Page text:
23. 23. Emotions Triggered by Events I •Suppose that at the beggining of the story (every character's emotional situation is neutral -value 0-) Desdemona suffers a misfortune (an event with as desirability value of -5), such as her father gets angry with her and opposes her marrying Othello.
  24. 24. Emotions Triggered by Events II •Predictably, Desdemona feels very sad for her own missfortune.
  25. 25. Emotions Triggered by Events II •Othello, who is deeply in love with Desdemona, feels very sad for her fate.
  26. 26. Emotions Triggered by Events II •Iago dislikes Desdemona, so he feels happy for her misfortune.
  27. 27. Emotions Triggered by Events II •Rodrigo, who as Othello is in love with Desdemona, feels deeply sad for her.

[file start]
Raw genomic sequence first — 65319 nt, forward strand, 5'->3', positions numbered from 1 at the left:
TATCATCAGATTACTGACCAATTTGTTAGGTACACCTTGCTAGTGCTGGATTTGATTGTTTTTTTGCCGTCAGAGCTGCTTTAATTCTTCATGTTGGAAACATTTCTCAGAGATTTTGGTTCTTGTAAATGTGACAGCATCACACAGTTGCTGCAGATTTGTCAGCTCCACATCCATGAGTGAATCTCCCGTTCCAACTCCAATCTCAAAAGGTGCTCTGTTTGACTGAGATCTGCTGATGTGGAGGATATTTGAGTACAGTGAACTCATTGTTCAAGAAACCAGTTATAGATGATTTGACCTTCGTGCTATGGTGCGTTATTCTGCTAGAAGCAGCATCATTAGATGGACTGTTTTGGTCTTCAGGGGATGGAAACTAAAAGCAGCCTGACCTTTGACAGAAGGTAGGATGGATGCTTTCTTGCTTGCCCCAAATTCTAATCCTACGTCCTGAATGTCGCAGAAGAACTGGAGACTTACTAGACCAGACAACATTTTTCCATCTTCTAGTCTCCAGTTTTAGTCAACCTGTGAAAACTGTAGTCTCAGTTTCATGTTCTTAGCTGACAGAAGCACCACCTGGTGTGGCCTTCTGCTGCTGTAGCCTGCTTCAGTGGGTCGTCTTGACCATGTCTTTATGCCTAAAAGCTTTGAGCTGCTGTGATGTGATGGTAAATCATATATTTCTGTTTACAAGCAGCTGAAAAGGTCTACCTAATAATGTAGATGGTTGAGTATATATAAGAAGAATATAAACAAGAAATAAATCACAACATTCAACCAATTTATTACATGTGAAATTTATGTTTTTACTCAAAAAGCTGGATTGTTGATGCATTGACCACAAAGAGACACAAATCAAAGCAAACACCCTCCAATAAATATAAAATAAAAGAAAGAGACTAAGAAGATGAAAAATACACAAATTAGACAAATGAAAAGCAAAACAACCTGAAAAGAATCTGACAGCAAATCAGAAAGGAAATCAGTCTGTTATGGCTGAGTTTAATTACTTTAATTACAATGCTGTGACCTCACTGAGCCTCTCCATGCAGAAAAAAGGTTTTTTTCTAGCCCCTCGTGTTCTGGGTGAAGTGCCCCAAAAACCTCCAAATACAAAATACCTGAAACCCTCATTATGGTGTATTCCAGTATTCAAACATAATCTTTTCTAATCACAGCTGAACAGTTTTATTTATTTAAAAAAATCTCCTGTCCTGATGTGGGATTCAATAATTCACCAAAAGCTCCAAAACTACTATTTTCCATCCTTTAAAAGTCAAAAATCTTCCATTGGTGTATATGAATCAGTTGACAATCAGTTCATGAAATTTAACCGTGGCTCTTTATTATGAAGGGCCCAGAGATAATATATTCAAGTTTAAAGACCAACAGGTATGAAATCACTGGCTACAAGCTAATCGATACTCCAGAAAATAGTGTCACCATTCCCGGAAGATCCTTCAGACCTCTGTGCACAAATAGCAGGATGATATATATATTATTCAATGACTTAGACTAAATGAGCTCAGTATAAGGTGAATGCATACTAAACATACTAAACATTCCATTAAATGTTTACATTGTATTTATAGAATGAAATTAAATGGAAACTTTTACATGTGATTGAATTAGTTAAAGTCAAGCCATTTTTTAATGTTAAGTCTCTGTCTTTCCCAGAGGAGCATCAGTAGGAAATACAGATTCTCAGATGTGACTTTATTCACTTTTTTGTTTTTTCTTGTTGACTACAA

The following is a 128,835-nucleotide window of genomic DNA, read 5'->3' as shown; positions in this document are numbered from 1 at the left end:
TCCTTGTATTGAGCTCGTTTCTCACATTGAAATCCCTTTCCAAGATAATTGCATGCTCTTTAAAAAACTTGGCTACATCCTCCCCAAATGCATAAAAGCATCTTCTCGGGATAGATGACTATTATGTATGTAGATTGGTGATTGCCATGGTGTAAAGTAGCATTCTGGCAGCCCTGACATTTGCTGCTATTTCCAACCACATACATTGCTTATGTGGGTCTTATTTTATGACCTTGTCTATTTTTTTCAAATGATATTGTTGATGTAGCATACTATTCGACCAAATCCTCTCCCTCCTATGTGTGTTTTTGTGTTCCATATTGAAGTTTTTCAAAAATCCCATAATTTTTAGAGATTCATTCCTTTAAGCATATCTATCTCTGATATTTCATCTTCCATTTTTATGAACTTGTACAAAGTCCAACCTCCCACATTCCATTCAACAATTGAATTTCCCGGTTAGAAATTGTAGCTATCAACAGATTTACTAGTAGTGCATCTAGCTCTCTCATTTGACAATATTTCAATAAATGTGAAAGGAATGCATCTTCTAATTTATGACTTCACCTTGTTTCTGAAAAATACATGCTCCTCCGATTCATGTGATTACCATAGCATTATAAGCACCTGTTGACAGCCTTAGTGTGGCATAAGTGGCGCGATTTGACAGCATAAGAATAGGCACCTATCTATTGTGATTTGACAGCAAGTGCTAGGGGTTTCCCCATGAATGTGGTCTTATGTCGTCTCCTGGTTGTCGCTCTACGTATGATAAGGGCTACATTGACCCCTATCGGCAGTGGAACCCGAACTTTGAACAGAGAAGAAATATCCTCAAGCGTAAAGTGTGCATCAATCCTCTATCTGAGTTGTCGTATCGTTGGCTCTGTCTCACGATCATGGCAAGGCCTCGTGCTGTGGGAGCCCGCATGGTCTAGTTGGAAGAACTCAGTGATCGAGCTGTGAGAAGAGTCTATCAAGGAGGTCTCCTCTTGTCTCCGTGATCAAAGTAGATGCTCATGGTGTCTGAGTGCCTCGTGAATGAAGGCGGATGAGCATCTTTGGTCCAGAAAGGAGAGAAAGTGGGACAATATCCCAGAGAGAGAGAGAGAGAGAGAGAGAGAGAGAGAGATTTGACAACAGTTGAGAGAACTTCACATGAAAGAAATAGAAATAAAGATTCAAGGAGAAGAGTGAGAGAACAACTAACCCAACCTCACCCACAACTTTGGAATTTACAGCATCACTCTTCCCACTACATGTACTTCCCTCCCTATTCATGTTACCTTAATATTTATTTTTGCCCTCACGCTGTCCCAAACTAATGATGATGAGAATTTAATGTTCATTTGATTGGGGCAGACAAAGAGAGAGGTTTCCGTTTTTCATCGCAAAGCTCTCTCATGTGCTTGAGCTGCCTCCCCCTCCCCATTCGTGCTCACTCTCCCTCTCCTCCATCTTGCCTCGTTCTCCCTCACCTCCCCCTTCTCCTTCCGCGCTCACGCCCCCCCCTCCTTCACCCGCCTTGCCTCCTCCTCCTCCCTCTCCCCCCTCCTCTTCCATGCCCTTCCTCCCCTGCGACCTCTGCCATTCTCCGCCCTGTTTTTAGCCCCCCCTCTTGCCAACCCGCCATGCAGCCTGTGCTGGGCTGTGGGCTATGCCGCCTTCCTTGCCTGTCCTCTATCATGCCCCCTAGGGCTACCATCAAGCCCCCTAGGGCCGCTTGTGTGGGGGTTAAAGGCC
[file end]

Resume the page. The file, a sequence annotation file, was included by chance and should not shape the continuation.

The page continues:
28. 28. Emotions Triggered by Objects I •Imagine now a scenario in which an object of desire is in play, as it occurs in the emotional map obtained when Rodrigo receives the rank of lieutenant.
  29. 29. Emotions Triggered by Objects II •Rodrigo feels very proud and his happiness increases too for having gotten the new rank of lieutenant.
  30. 30. Emotions Triggered by Objects II •Othello, who appreciates Rodrigo, feels a bit happy and proud for him.
  31. 31. Emotions Triggered by Objects II •Desdemona, who loves Rodrigo feels really happy and proud for him.
  32. 32. Emotions Triggered by Objects II •Iago, who hates Rodrigo feels deeply sad and angry for his fortune, and for not having been able to get the new rank himself.